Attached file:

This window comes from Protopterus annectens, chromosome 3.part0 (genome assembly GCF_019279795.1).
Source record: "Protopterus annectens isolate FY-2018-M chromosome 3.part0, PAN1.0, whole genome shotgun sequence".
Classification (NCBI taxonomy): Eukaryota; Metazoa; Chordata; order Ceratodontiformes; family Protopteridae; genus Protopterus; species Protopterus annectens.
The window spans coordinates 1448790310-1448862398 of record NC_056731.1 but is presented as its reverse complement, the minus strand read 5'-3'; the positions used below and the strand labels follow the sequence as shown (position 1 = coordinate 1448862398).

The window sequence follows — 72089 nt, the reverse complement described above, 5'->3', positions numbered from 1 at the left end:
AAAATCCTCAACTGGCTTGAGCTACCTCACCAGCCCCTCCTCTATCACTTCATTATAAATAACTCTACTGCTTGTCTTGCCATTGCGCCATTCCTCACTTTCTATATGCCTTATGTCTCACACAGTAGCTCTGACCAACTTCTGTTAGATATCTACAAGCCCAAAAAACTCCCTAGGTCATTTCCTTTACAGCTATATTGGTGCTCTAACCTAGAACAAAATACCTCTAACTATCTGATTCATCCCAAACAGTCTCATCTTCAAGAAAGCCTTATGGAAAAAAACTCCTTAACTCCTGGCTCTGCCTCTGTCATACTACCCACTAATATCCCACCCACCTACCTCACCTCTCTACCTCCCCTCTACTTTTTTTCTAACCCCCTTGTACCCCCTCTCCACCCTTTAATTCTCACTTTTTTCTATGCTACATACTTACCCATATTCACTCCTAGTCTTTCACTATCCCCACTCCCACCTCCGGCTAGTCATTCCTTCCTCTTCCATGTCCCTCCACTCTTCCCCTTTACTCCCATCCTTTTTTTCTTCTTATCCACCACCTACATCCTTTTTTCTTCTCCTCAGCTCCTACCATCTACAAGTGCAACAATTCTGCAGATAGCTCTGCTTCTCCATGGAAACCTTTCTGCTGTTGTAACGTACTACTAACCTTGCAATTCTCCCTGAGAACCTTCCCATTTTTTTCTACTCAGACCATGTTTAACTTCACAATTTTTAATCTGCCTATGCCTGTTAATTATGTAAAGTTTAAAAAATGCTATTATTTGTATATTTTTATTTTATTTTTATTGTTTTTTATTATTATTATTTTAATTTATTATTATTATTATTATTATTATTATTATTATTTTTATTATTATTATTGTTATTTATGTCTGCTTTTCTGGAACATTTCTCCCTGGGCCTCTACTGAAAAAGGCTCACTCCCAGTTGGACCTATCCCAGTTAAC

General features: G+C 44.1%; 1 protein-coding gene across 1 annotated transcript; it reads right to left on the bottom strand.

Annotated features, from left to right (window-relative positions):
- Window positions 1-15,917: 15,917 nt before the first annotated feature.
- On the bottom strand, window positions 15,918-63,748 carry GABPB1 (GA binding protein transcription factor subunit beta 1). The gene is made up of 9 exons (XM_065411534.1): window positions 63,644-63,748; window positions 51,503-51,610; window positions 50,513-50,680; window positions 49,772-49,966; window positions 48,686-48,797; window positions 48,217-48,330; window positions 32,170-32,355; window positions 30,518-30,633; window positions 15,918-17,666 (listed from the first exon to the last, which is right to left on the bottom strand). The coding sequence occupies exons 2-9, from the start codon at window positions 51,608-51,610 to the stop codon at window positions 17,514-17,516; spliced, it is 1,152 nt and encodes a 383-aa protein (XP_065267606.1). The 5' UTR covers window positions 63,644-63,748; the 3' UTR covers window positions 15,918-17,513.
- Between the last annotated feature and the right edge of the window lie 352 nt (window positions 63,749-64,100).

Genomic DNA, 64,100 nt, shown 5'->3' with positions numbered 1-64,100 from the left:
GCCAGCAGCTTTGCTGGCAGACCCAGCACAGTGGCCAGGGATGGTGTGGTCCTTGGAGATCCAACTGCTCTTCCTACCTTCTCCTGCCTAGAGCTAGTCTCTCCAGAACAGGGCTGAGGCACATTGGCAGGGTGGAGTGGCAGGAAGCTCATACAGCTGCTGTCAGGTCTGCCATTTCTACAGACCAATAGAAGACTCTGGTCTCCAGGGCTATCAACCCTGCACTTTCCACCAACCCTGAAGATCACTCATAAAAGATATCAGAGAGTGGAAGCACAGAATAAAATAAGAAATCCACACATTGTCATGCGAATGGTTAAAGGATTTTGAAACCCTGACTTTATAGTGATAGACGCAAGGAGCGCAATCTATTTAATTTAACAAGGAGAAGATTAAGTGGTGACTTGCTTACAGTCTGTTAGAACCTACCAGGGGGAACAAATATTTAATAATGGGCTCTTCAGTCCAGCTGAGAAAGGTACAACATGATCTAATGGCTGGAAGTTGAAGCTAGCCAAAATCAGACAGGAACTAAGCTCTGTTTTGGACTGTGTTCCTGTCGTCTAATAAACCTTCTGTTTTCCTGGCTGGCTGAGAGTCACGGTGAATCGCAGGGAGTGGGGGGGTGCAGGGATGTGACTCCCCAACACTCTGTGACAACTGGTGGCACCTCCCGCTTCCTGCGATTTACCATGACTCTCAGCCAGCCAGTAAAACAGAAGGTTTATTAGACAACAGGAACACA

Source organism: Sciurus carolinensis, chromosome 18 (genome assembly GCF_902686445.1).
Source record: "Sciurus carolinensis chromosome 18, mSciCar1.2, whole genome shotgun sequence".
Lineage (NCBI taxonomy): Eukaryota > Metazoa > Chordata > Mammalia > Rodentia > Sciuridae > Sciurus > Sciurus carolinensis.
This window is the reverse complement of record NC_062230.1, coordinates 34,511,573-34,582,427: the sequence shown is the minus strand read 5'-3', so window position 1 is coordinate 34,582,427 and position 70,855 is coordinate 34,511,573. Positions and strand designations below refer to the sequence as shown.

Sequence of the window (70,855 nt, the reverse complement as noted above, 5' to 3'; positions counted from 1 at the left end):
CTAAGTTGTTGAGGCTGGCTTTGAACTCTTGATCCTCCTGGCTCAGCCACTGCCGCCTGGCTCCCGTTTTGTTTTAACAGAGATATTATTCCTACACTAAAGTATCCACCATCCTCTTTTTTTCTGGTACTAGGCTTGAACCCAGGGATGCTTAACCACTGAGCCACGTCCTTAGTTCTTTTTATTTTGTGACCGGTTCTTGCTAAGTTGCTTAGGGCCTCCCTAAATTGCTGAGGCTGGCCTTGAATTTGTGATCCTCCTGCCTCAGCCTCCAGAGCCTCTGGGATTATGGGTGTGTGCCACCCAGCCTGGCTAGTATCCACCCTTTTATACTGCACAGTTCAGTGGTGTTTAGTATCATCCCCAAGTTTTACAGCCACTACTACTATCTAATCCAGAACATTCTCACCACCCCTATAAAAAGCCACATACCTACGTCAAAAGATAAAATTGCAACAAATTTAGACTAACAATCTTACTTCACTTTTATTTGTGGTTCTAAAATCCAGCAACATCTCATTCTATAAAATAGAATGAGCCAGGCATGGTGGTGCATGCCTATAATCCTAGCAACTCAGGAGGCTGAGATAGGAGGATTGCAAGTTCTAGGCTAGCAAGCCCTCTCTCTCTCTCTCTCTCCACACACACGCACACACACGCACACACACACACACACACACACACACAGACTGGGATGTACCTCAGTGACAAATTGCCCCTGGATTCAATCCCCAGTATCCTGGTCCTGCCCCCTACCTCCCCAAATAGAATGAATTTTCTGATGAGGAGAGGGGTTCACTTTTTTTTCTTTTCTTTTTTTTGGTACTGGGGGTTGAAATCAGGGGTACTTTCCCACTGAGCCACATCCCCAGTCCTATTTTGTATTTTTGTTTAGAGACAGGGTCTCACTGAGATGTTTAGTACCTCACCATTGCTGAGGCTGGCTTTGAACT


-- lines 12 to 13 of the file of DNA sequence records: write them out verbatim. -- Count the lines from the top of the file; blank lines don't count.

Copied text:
Genomic DNA, 64,100 nt, shown 5'->3' with positions numbered 1-64,100 from the left:
GCCAGCAGCTTTGCTGGCAGACCCAGCACAGTGGCCAGGGATGGTGTGGTCCTTGGAGATCCAACTGCTCTTCCTACCTTCTCCTGCCTAGAGCTAGTCTCTCCAGAACAGGGCTGAGGCACATTGGCAGGGTGGAGTGGCAGGAAGCTCATACAGCTGCTGTCAGGTCTGCCATTTCTACAGACCAATAGAAGACTCTGGTCTCCAGGGCTATCAACCCTGCACTTTCCACCAACCCTGAAGATCACTCATAAAAGATATCAGAGAGTGGAAGCACAGAATAAAATAAGAAATCCACACATTGTCATGCGAATGGTTAAAGGATTTTGAAACCCTGACTTTATAGTGATAGACGCAAGGAGCGCAATCTATTTAATTTAACAAGGAGAAGATTAAGTGGTGACTTGCTTACAGTCTGTTAGAACCTACCAGGGGGAACAAATATTTAATAATGGGCTCTTCAGTCCAGCTGAGAAAGGTACAACATGATCTAATGGCTGGAAGTTGAAGCTAGCCAAAATCAGACAGGAACTAAGCTCTGTTTTGGACTGTGTTCCTGTCGTCTAATAAACCTTCTGTTTTCCTGGCTGGCTGAGAGTCACGGTGAATCGCAGGGAGTGGGGGGGTGCAGGGATGTGACTCCCCAACACTCTGTGACAACTGGTGGCACCTCCCGCTTCCTGCGATTTACCATGACTCTCAGCCAGCCAGTAAAACAGAAGGTTTATTAGACAACAGGAACACA